March 15th is our modern name for the Ides of March, and by this evening, if we were in Rome in 44BC, our world would be a very different place. There was nothing special about the date before the assassins of Julius Caesar selected it. Its advantage for assassination was only that a senate meeting on this day was the last time that some thirty-or-so killers could be sure (well, almost sure) to get close to their target before he set off for his latest war.
Caesar was not obsessed by personal security, hardly at all by the standards of the Kaisers, Czars and Qayzars who carried his name into the future. But in the senate, even on the throne he had recently installed as dictator, Julius Caesar would be in the close company not of his soldiers but of his colleagues and friends. Those who saw Caesar as a tyrannical threat to Roman traditions, plus others whose wives he had borrowed, whose lands he had given to his mistress or who felt insufficiently rewarded for loyal service to him, could get in early and take the closest spots.
It was important for the assassins of the Ides of March that the killing be a clear political act, the murder of a man in public by his equals, not a back-alley stabbing by someone hired for the job. They chose daggers not just because daggers were easier to hide than swords but because they were more likely to contribute to what later law would call a ‘joint enterprise’. Everybody would be a hero, as they hoped, or a hunted outcast as would gradually become their fate.
The assassins were certainly successful in making their murder political, more successful than any of those who followed their example in centuries to come. In fact, they were much too successful. If Caesar had been stabbed in an ally or killed in his next war the waters might well have closed quietly over his memory. His death in Parthia, an empire of modern Iraq, Iran and Turkey where he was aiming to emulate Alexander the Great, was a possibility at least: the Parthians had less than a decade before crushed an army led by Caesar’s personal banker, Marcus Licinius Crassus, and used his head, it was said, as a stage prop in a Greek tragedy.
Instead, the chief assassins, Marcus Brutus and Gaius Cassius, chose the Ides of March. So many conspirators knew of the plot that it was extraordinary that it remained a secret. There were not just those prepared to wield their daggers but those who had been sounded out and refused. Whatever the grubbiness of some of the assassins’ motives, the political symbolism seemed perfect. A band of political brothers, loyal to each other and to ancient Roman freedoms, had rid the world of a tyrant. What was not to like?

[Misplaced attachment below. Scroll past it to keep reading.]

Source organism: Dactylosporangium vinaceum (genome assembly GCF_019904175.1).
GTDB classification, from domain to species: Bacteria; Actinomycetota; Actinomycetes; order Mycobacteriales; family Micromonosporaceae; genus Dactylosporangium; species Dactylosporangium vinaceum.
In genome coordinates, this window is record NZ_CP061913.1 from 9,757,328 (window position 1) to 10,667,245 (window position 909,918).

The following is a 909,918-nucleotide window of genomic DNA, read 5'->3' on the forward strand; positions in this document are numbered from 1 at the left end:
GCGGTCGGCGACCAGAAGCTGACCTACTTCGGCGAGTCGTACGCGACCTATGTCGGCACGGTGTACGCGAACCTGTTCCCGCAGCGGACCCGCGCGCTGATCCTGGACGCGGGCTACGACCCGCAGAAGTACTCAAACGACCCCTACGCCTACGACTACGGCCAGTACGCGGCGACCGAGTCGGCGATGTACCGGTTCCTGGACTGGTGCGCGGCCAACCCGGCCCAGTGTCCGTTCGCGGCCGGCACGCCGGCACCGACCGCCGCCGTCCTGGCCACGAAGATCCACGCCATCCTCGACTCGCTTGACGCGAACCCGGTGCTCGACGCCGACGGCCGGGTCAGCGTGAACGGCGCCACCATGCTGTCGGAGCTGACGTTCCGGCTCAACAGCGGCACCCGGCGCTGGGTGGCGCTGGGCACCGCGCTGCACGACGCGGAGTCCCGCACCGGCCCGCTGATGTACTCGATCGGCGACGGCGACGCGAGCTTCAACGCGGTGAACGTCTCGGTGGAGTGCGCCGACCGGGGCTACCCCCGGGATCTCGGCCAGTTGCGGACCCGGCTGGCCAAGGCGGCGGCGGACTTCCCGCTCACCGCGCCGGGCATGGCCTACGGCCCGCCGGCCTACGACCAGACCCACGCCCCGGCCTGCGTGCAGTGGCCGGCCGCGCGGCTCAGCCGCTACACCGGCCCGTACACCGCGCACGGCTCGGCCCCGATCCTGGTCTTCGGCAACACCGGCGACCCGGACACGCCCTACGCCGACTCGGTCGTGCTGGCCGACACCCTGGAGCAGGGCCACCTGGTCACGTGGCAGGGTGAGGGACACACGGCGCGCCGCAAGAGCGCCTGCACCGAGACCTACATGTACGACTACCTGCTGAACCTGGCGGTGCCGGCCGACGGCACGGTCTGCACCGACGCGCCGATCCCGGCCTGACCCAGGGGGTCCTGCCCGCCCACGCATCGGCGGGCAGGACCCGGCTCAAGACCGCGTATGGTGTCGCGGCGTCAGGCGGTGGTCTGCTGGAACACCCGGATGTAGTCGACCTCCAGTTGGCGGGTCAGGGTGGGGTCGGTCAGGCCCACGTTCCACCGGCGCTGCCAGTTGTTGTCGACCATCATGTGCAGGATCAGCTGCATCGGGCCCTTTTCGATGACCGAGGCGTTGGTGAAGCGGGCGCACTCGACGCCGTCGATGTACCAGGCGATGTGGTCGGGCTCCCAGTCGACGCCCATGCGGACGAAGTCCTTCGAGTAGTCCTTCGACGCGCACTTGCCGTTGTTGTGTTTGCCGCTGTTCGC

Caesar’s soldiers, and many among the city poor, found an easy answer to that question. The assassination had been a political act among a very small group of senators, the S in Rome’s SPQR. The other political powers in Rome did not see that their betters had acted on their behalf. The people, the P, had not felt threatened by Caesar and because his murder was so public and dramatic so was the reaction to it.
On the evening of the Ides of March it seemed still just a possibility that the assassins might escape. A compromise, brokered by Cicero and Mark Antony, was beginning to take shape: the assassins would not be thanked or hailed as heroes but there would be an amnesty and everyone would keep the lucrative opportunities for provincial extortion that Caesar had promised them.
This deal did not survive the rapid return to Italy of Caesar’s teenage heir, Octavius, who used Caesar’s name, now his own name, to mobilise Caesar’s soldiers against those who had killed him. The assassins were hunted one by one until only a poet and sailor called Cassius Parmensis was left alive. He, for longer than any of his co-conspirators, had the opportunity to see how the plot had led to unchecked one-man rule, by Octavius who became Caesar Augustus, rather than stopping it as they had planned.
Was the Ides of March the wrong date to shift the landscape of politics? A few weeks ago an eminent historian wrote to me about my book, The Last Assassin, suggesting that Caesar’s killers should have waited and allowed him to invade Parthia: even if his head hadn’t ended up as a stage prop, he would have been unlikely to have enhanced his reputation there; his momentum to absolute power would have stalled.
I disagreed. Crassus was defeated in 53 by an unusually gifted young Parthian commander whose king, sensing a rival, had soon afterwards quietly murdered. Caesar knew how Crassus had fallen and would have been unlikely to fall the same way. Both by fighting, and almost as important by writing about his war, he would very likely have returned to Rome with the kind of regal authority that the assassins most feared. There was nothing wrong with the date of the Ides of March.
Peter Stothard is a journalist and writer and the author of The Last Assassin: The Hunt for the Killers of Julius Caesar.